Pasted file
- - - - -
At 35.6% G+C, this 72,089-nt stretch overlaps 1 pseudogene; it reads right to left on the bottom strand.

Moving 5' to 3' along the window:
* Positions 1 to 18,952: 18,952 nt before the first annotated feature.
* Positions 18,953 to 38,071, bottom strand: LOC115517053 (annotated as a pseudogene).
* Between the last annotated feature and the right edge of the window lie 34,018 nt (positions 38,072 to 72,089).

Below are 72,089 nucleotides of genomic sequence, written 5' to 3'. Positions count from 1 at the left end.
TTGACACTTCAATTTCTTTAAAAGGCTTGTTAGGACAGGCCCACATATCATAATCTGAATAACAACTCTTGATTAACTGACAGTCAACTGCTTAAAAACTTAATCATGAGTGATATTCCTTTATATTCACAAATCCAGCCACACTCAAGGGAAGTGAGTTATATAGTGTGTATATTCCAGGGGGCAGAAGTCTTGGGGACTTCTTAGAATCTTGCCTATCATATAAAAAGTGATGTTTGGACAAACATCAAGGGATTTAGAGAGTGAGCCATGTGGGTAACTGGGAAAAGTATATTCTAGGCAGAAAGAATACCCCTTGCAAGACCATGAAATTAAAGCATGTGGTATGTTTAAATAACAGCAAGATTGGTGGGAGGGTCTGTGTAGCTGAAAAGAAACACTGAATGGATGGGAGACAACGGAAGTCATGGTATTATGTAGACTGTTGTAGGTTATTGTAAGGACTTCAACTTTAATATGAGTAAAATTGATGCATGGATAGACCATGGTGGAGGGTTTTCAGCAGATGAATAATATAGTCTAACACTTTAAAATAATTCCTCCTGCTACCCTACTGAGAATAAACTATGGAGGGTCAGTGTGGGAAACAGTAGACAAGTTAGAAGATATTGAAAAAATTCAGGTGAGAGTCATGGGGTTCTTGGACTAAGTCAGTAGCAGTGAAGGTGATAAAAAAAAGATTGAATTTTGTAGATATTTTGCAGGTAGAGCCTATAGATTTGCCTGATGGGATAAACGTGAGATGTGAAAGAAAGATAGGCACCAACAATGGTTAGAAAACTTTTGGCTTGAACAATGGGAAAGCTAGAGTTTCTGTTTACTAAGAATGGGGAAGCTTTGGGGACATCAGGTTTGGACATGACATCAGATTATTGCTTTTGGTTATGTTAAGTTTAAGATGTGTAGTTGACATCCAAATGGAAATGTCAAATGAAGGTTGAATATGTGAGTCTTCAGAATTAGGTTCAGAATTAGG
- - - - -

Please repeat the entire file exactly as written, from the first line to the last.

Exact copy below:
At 35.6% G+C, this 72,089-nt stretch overlaps 1 pseudogene; it reads right to left on the bottom strand.

Moving 5' to 3' along the window:
* Positions 1 to 18,952: 18,952 nt before the first annotated feature.
* Positions 18,953 to 38,071, bottom strand: LOC115517053 (annotated as a pseudogene).
* Between the last annotated feature and the right edge of the window lie 34,018 nt (positions 38,072 to 72,089).

Below are 72,089 nucleotides of genomic sequence, written 5' to 3'. Positions count from 1 at the left end.
TTGACACTTCAATTTCTTTAAAAGGCTTGTTAGGACAGGCCCACATATCATAATCTGAATAACAACTCTTGATTAACTGACAGTCAACTGCTTAAAAACTTAATCATGAGTGATATTCCTTTATATTCACAAATCCAGCCACACTCAAGGGAAGTGAGTTATATAGTGTGTATATTCCAGGGGGCAGAAGTCTTGGGGACTTCTTAGAATCTTGCCTATCATATAAAAAGTGATGTTTGGACAAACATCAAGGGATTTAGAGAGTGAGCCATGTGGGTAACTGGGAAAAGTATATTCTAGGCAGAAAGAATACCCCTTGCAAGACCATGAAATTAAAGCATGTGGTATGTTTAAATAACAGCAAGATTGGTGGGAGGGTCTGTGTAGCTGAAAAGAAACACTGAATGGATGGGAGACAACGGAAGTCATGGTATTATGTAGACTGTTGTAGGTTATTGTAAGGACTTCAACTTTAATATGAGTAAAATTGATGCATGGATAGACCATGGTGGAGGGTTTTCAGCAGATGAATAATATAGTCTAACACTTTAAAATAATTCCTCCTGCTACCCTACTGAGAATAAACTATGGAGGGTCAGTGTGGGAAACAGTAGACAAGTTAGAAGATATTGAAAAAATTCAGGTGAGAGTCATGGGGTTCTTGGACTAAGTCAGTAGCAGTGAAGGTGATAAAAAAAAGATTGAATTTTGTAGATATTTTGCAGGTAGAGCCTATAGATTTGCCTGATGGGATAAACGTGAGATGTGAAAGAAAGATAGGCACCAACAATGGTTAGAAAACTTTTGGCTTGAACAATGGGAAAGCTAGAGTTTCTGTTTACTAAGAATGGGGAAGCTTTGGGGACATCAGGTTTGGACATGACATCAGATTATTGCTTTTGGTTATGTTAAGTTTAAGATGTGTAGTTGACATCCAAATGGAAATGTCAAATGAAGGTTGAATATGTGAGTCTTCAGAATTAGGTTCAGAATTAGG